How Our Actions Affect the Earth

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The manner in which we affect our Earth can be both positive as well as negative. We will discuss the impacts of population, poverty, affluence and technology on the environment and natural resources. We have come through a lot by disturbing the nature and surpassing other species to become the most dominant species of the world. But in this process, we forgot that we are destroying our own home Earth. If we get all the riches in our life but don’t really have a place to enjoy it, then what is the meaning of such development? We have to ask these type of questions to ourselves and look into our own deeds before blaming anyone else. Human must be ambitious. This makes us achieve more and keeps us motivated. But we must not let it get converted to over ambitiousness. This over ambitiousness makes us go against the nature and do harm to it for our own greed. We must get over this and look towards the whole world as our own family. We have to realise that we are destroying our own habitat. We have some international programs like United Nations Environment Programme which are intended to work forward to protect our Earth. But these kinds of International programs won’t work till we as individual realise our own duty to protect the Earth. We can protect the Earth even by doing some things each day. We can turn off the tap to save water, do car polling, throw garbage in dustbin, regularly get our vehicle emission checked, etc.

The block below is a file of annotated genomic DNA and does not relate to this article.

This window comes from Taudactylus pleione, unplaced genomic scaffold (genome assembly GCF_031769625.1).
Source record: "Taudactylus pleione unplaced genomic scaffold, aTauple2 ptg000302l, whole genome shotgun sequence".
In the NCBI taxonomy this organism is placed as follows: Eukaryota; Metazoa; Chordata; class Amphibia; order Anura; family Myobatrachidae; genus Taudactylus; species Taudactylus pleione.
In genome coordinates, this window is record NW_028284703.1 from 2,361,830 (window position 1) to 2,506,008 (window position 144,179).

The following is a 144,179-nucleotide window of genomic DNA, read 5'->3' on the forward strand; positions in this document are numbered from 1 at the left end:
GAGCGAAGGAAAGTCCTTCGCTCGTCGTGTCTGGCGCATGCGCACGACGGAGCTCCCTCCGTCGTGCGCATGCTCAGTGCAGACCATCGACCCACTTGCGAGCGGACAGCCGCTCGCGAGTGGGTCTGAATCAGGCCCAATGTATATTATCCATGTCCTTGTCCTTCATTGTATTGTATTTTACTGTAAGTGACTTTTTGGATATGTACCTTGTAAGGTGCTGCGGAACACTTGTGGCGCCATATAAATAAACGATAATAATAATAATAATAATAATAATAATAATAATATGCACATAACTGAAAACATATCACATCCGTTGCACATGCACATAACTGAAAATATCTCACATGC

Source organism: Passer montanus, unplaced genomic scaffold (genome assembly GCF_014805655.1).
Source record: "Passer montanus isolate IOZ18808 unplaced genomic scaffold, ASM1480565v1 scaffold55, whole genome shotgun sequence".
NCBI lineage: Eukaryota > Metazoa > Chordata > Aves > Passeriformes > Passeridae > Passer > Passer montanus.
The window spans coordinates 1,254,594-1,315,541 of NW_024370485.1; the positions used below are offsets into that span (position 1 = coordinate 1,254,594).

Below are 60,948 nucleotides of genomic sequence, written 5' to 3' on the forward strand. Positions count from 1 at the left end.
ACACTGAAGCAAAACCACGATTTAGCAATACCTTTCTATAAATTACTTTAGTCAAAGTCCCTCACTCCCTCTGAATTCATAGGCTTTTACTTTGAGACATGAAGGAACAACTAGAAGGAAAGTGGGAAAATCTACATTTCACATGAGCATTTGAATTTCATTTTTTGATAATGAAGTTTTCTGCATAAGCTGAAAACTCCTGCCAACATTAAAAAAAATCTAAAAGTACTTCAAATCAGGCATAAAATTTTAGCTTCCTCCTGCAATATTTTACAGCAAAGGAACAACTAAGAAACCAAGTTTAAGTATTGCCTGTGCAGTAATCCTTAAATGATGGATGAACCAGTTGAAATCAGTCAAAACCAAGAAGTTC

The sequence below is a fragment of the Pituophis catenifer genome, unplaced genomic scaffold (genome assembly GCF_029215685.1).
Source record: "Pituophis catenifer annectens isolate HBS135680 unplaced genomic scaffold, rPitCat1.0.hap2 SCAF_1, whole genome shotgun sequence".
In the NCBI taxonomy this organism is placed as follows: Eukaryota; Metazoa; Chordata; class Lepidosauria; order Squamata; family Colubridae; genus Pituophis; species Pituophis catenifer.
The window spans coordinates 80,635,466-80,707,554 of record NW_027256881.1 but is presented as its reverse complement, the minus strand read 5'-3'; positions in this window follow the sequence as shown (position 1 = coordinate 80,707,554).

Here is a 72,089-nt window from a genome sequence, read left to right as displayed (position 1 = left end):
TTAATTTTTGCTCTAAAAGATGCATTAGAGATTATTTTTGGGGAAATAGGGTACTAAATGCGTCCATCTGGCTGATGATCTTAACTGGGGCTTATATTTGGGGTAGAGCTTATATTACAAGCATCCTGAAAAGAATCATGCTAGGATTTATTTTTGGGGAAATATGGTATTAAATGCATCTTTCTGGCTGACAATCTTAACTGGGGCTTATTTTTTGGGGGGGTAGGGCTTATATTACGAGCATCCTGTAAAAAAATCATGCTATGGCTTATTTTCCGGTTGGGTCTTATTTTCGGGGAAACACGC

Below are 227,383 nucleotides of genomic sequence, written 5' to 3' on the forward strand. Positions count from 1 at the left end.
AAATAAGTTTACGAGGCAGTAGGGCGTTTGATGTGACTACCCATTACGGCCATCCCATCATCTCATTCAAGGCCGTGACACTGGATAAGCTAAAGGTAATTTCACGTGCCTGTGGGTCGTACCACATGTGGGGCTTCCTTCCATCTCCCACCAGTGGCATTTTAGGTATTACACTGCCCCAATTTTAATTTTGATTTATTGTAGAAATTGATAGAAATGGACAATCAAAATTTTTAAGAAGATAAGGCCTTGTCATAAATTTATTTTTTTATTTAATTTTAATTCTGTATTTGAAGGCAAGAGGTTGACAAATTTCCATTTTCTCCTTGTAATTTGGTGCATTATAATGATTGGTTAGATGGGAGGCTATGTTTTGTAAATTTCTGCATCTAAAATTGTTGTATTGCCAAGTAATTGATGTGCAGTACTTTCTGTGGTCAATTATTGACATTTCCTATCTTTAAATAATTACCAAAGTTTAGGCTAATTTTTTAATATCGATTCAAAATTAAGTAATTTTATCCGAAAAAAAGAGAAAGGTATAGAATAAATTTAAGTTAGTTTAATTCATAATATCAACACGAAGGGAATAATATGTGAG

We must be aware of our daily deeds and what are its effect on nature. These small works can longer the life of our own Earth. We must use the 4R’s in our everyday life. We must reduce our uses of natural resources, reuse the things which can be reused, recycle our garbage and refuse those things which will cause harm to nature. We must realise the power we have as a consumer. We can refuse any product harming the nature. It’s up to us how effectively we use these powers. The power to refuse can close any firm of the world in an blink of an eye. But the problem that we have is that we are not that much self-conscious. We think that it’s OK. It’s not harming me directly. But we must realise that if it’s harming the nature we are getting harmed indirectly.

When we talk about I=P X A X T(environmental impact = population X affluence X technology), we are oversimplifying things. Actually our impact on nature is not limited to population, affluence and technology. Many factors come into play. But these are very basic things that we need to look first if we want to save our Earth. Moreover, different people have different impact on nature. A person living in a remote village of India will have a lower ecological footprint(measure of demand of resources required to support life) than a man living in USA. This is because the man in USA must be using more of technology and natural resources than the man in Indian village. This shows the affluence of a person on nature.